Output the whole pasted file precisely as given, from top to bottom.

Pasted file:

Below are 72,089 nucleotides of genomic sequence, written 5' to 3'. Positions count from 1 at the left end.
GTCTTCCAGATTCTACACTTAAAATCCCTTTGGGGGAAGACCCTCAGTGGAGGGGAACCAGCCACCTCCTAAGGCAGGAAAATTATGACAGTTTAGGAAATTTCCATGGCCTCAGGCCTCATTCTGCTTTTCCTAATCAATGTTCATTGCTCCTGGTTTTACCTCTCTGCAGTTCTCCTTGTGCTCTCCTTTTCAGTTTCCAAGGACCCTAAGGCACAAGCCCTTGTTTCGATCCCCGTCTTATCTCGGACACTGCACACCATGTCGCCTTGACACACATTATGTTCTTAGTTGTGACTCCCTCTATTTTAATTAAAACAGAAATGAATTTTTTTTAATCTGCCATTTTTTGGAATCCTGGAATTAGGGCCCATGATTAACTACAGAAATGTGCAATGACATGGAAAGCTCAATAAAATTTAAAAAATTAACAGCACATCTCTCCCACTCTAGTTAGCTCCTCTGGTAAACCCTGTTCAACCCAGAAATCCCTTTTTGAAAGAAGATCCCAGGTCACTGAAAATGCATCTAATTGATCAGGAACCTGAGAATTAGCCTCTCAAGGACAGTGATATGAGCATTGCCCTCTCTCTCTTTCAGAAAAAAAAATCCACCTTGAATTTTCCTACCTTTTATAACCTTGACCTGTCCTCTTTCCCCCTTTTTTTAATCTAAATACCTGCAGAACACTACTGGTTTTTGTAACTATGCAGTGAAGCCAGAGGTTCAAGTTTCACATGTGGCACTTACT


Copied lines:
Below are 72,089 nucleotides of genomic sequence, written 5' to 3'. Positions count from 1 at the left end.
GTCTTCCAGATTCTACACTTAAAATCCCTTTGGGGGAAGACCCTCAGTGGAGGGGAACCAGCCACCTCCTAAGGCAGGAAAATTATGACAGTTTAGGAAATTTCCATGGCCTCAGGCCTCATTCTGCTTTTCCTAATCAATGTTCATTGCTCCTGGTTTTACCTCTCTGCAGTTCTCCTTGTGCTCTCCTTTTCAGTTTCCAAGGACCCTAAGGCACAAGCCCTTGTTTCGATCCCCGTCTTATCTCGGACACTGCACACCATGTCGCCTTGACACACATTATGTTCTTAGTTGTGACTCCCTCTATTTTAATTAAAACAGAAATGAATTTTTTTTAATCTGCCATTTTTTGGAATCCTGGAATTAGGGCCCATGATTAACTACAGAAATGTGCAATGACATGGAAAGCTCAATAAAATTTAAAAAATTAACAGCACATCTCTCCCACTCTAGTTAGCTCCTCTGGTAAACCCTGTTCAACCCAGAAATCCCTTTTTGAAAGAAGATCCCAGGTCACTGAAAATGCATCTAATTGATCAGGAACCTGAGAATTAGCCTCTCAAGGACAGTGATATGAGCATTGCCCTCTCTCTCTTTCAGAAAAAAAAATCCACCTTGAATTTTCCTACCTTTTATAACCTTGACCTGTCCTCTTTCCCCCTTTTTTTAATCTAAATACCTGCAGAACACTACTGGTTTTTGTAACTATGCAGTGAAGCCAGAGGTTCAAGTTTCACATGTGGCACTTACT